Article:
Also in Slate, Troy Patterson reviews the new edition of American Gladiators.
EXCERPTS FROM A REPORT TO THE COMMISSIONER OF TELEVISION BY AN INDEPENDENT INVESTIGATION INTO THE ILLEGAL USE OF STEROIDS AND OTHER PERFORMANCE ENHANCING SUBSTANCES BY THE AMERICAN GLADIATORS
By former Sen. George Mitchell
When the commissioner of television asked me to investigate the alleged illegal use of anabolic steroids in American Gladiators, I did not take the assignment lightly. If America can be said to have a national sport, it is this: jousting on platforms with oversized Q-tips, dodging tennis balls fired from a cannon, and scuttling like spiders across a Velcro ceiling. The men and women who call themselves gladiators are heroes to every child who dreams of one day wearing a codpiece on television.
Sadly, my investigation concluded that the veined, grotesque physiques of these mystical warriors were built by needles and pills instead of hard work and warm milk. Most of the illegal substances were procured from Laser, a former gladiator who currently lives upstairs from a Rite-Aid. I conducted four interviews with Laser, during which he was warned that failure to tell the truth could result in jail time, fines, and confiscation of his Atlasphere. “It’s a demanding game. You slip when you’re backflipping through shooting columns of fire, and you’re toast,” Laser said in a sworn affidavit. “Some people will do anything to keep wearing that singlet.”
Laser provided information on the following gladiators:
One of the top gladiators of this or any era, Titan boasts a lifetime record of 354 Hang Tough dunkings, and he has consistently ranked at the top of the league in preening, chest-thumping, and camera-glaring. Titan hired Laser as a personal trainer in 1997 and began regular HGH injections two years later. “I had to do it for him,” said Laser. “He can’t actually bend his arm or twist his torso.” I attempted to contact Titan for an interview on three separate occasions, and was thrice assured by his lawyer that Titan had built his body using Bowflex.
Militia was introduced to Laser by Titan in 2006, and hired him as a trainer after Laser claimed that he could help Militia “own that Pyramid like goddamn Ramses.” In a recent interview, Militia admitted to purchasing steroids from Laser once and only once, and he vehemently denied ever injecting them. “Have you seen my leathery ass?” he asked. “A jackhammer couldn’t pierce that skin, let alone a damn needle.”
The muscular Fury, one of the premier female gladiators, is known for wrapping her massive legs around contestants in her patented Suicide Squeeze, a move that ought to be erotic but is really just nauseating. Fury was introduced to Laser at a 2006 party at Larry Csonka’s house and eventually paid him $3,000 for 25 milligrams of Winstrol and two buckets of hamstring wax. I did not attempt to contact Fury, because I was afraid of her legs.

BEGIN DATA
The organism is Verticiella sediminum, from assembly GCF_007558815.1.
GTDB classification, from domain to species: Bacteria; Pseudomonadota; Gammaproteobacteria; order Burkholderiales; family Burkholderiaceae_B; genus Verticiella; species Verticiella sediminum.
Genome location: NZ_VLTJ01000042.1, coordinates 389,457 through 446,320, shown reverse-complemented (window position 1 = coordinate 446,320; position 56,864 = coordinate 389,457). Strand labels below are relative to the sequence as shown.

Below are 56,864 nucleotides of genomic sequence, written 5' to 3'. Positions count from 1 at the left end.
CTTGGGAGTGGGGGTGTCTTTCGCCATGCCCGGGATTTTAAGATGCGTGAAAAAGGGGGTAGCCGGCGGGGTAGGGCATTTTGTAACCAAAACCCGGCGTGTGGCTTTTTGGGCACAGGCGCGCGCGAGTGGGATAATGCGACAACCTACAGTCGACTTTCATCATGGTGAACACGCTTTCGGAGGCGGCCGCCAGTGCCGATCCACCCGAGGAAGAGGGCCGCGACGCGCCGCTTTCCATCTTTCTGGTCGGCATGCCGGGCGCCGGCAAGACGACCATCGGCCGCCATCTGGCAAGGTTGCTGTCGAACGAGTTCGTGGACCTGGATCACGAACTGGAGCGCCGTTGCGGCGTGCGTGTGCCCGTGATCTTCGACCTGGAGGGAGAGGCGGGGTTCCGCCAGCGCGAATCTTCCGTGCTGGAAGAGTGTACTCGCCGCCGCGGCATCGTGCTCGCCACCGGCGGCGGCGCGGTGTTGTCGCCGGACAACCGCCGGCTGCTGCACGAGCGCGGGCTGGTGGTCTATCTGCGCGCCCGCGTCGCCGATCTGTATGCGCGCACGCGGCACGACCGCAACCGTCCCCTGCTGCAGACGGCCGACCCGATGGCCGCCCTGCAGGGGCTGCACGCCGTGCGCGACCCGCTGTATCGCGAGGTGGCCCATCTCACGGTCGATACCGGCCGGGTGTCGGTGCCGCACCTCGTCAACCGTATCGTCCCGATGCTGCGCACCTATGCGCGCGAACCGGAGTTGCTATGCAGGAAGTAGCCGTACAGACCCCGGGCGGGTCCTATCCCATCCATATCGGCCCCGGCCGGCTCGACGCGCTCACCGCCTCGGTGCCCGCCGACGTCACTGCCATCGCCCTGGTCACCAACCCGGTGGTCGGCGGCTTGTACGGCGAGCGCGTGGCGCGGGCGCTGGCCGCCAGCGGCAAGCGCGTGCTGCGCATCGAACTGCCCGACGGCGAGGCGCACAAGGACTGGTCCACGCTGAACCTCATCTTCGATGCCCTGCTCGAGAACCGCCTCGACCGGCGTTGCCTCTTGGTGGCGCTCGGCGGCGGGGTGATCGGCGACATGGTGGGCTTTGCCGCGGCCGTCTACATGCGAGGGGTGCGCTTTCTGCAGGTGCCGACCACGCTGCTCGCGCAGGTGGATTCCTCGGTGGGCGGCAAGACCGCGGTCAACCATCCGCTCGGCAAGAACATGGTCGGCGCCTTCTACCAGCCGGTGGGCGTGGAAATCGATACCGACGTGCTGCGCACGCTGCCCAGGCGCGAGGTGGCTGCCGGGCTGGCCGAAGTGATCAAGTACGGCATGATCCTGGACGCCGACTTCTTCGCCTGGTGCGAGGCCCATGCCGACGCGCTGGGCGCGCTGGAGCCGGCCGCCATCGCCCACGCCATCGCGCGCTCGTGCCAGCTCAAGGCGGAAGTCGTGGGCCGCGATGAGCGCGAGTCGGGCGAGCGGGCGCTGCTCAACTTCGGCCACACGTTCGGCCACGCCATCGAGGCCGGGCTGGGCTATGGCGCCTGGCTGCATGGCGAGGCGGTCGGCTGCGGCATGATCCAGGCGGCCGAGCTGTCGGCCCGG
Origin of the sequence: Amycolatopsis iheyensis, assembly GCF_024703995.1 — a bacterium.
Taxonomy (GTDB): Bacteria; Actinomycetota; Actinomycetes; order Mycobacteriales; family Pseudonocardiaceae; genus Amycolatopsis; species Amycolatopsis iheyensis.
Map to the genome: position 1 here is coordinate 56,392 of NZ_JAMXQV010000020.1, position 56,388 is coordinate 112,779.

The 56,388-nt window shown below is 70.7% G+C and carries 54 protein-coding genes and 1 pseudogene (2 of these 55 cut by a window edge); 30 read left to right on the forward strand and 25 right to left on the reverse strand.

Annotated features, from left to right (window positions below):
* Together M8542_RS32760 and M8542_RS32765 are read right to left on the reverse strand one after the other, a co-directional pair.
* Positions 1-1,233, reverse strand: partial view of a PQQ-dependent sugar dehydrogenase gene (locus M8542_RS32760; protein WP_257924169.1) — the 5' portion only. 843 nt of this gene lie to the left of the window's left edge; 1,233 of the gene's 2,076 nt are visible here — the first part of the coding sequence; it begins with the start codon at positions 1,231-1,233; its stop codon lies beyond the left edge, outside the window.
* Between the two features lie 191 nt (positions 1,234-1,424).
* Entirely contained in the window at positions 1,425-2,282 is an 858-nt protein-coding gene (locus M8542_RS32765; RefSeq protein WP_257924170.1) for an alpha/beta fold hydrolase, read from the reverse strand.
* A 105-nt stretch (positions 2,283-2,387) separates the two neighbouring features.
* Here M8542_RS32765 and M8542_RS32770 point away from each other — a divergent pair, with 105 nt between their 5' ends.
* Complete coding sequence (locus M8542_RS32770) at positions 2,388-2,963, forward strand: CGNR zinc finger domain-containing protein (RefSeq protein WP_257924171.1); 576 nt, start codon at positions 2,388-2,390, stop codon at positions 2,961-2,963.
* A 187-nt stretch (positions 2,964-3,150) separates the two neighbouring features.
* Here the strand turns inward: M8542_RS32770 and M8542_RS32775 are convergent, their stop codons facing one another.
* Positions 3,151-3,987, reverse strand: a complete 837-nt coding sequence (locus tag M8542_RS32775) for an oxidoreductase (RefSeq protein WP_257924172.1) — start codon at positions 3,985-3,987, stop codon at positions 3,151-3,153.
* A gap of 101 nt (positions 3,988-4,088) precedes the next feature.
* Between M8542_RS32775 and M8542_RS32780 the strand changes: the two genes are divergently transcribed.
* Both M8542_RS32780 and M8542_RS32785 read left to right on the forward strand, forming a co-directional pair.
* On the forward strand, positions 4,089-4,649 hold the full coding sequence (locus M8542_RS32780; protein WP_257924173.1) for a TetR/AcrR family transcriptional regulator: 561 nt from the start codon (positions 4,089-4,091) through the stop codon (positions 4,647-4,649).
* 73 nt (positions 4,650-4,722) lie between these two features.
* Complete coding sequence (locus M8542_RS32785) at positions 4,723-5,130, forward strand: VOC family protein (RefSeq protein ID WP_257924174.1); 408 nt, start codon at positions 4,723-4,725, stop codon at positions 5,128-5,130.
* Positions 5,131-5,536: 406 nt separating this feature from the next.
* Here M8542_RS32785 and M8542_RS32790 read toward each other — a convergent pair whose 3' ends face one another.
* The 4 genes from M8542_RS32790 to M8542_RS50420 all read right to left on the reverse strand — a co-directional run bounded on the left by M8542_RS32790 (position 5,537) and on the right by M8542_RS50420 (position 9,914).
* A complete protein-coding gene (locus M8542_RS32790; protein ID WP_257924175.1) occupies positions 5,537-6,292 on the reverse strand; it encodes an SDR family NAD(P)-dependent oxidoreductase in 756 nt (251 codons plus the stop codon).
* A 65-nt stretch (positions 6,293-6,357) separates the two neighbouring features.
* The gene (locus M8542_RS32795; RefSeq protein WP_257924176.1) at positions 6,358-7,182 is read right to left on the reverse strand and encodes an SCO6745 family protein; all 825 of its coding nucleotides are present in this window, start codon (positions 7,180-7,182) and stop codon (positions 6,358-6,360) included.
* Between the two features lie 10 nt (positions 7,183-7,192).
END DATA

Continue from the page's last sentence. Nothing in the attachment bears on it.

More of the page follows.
Venom, the undisputed queen of Assault, sought Laser’s help in improving her reflexes while firing the tennis-ball cannon. Although her accuracy rose, so did her rage and aggression, so much so that the Gladiators production staff was forced to cover up an incident where she killed three contestants with an M40 bolt-action sniper rifle. Venom refused to answer my questions, claiming that “a lady never reveals her age, her weight, or the number of times she has injected herself in her navel with human growth hormone.”
For seven years, this journeyman gladiator went by the name “The Professor,” and was known for his witty asides, graciousness, and fondness for meerschaum pipes. He consistently ranked at the bottom in gladiatorial statistics until introduced to Laser in May 2006. He wrote five checks to Laser over a 14-month span, the second of which was accompanied by a note reading: “Have jumped two hotpants sizes already, and am working my way up that wall like Tenzing Norgay!!!” The rest of the note appears to have been eaten. Mayhem, who has apparently communicated only in points, grunts, and cuss words since changing his name, did not or could not respond to my requests for an interview.
Although the hirsute Wolf is a fan favorite known for his blood-curdling roar, documents indicate that his howl is less an intimidation tactic than a harrowing side effect of steroid abuse. After meeting him at a testimonial dinner for Mike Adamle, Wolf wrote four checks to Laser over a one-year period. The memo portion of the second check reads, “Having trouble speaking … is this normal??” The third check reads, “Seriously, cannot feel my vocal cords.” The final check is covered in nonsense symbols, hair, and drool stains. Attempts to contact Wolf were rebuffed by his lawyer, who said that his client would not be able to speak in human tongue until the waning of the moon.